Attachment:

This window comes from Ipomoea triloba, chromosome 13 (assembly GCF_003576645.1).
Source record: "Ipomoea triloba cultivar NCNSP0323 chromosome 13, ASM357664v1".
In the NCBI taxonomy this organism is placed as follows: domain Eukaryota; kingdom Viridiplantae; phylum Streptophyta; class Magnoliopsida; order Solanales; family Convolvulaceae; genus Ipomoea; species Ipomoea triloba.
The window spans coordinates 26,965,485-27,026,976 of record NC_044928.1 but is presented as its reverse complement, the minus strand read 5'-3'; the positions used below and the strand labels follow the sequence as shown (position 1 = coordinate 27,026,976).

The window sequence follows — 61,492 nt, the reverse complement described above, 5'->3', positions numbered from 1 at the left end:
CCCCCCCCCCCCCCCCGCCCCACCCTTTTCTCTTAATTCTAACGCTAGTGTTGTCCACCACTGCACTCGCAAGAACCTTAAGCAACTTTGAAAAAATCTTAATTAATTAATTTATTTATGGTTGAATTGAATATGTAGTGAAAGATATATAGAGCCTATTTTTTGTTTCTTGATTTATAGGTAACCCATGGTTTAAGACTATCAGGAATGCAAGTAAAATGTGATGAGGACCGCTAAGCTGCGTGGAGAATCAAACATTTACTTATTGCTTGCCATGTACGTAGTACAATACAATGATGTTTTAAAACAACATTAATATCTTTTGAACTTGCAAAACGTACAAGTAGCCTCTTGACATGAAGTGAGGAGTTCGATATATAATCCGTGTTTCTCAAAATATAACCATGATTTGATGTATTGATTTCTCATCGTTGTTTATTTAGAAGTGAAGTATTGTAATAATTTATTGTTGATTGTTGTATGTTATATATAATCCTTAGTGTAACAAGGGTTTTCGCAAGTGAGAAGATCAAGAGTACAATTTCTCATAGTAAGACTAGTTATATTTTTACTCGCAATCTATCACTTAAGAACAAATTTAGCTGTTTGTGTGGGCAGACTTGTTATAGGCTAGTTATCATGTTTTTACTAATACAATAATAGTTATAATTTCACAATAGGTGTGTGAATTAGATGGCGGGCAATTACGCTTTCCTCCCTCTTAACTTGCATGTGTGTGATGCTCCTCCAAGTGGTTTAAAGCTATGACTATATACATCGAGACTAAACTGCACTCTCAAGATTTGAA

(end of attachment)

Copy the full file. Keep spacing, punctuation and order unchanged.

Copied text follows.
This window comes from Ipomoea triloba, chromosome 13 (assembly GCF_003576645.1).
Source record: "Ipomoea triloba cultivar NCNSP0323 chromosome 13, ASM357664v1".
In the NCBI taxonomy this organism is placed as follows: domain Eukaryota; kingdom Viridiplantae; phylum Streptophyta; class Magnoliopsida; order Solanales; family Convolvulaceae; genus Ipomoea; species Ipomoea triloba.
The window spans coordinates 26,965,485-27,026,976 of record NC_044928.1 but is presented as its reverse complement, the minus strand read 5'-3'; the positions used below and the strand labels follow the sequence as shown (position 1 = coordinate 27,026,976).

The window sequence follows — 61,492 nt, the reverse complement described above, 5'->3', positions numbered from 1 at the left end:
CCCCCCCCCCCCCCCCGCCCCACCCTTTTCTCTTAATTCTAACGCTAGTGTTGTCCACCACTGCACTCGCAAGAACCTTAAGCAACTTTGAAAAAATCTTAATTAATTAATTTATTTATGGTTGAATTGAATATGTAGTGAAAGATATATAGAGCCTATTTTTTGTTTCTTGATTTATAGGTAACCCATGGTTTAAGACTATCAGGAATGCAAGTAAAATGTGATGAGGACCGCTAAGCTGCGTGGAGAATCAAACATTTACTTATTGCTTGCCATGTACGTAGTACAATACAATGATGTTTTAAAACAACATTAATATCTTTTGAACTTGCAAAACGTACAAGTAGCCTCTTGACATGAAGTGAGGAGTTCGATATATAATCCGTGTTTCTCAAAATATAACCATGATTTGATGTATTGATTTCTCATCGTTGTTTATTTAGAAGTGAAGTATTGTAATAATTTATTGTTGATTGTTGTATGTTATATATAATCCTTAGTGTAACAAGGGTTTTCGCAAGTGAGAAGATCAAGAGTACAATTTCTCATAGTAAGACTAGTTATATTTTTACTCGCAATCTATCACTTAAGAACAAATTTAGCTGTTTGTGTGGGCAGACTTGTTATAGGCTAGTTATCATGTTTTTACTAATACAATAATAGTTATAATTTCACAATAGGTGTGTGAATTAGATGGCGGGCAATTACGCTTTCCTCCCTCTTAACTTGCATGTGTGTGATGCTCCTCCAAGTGGTTTAAAGCTATGACTATATACATCGAGACTAAACTGCACTCTCAAGATTTGAA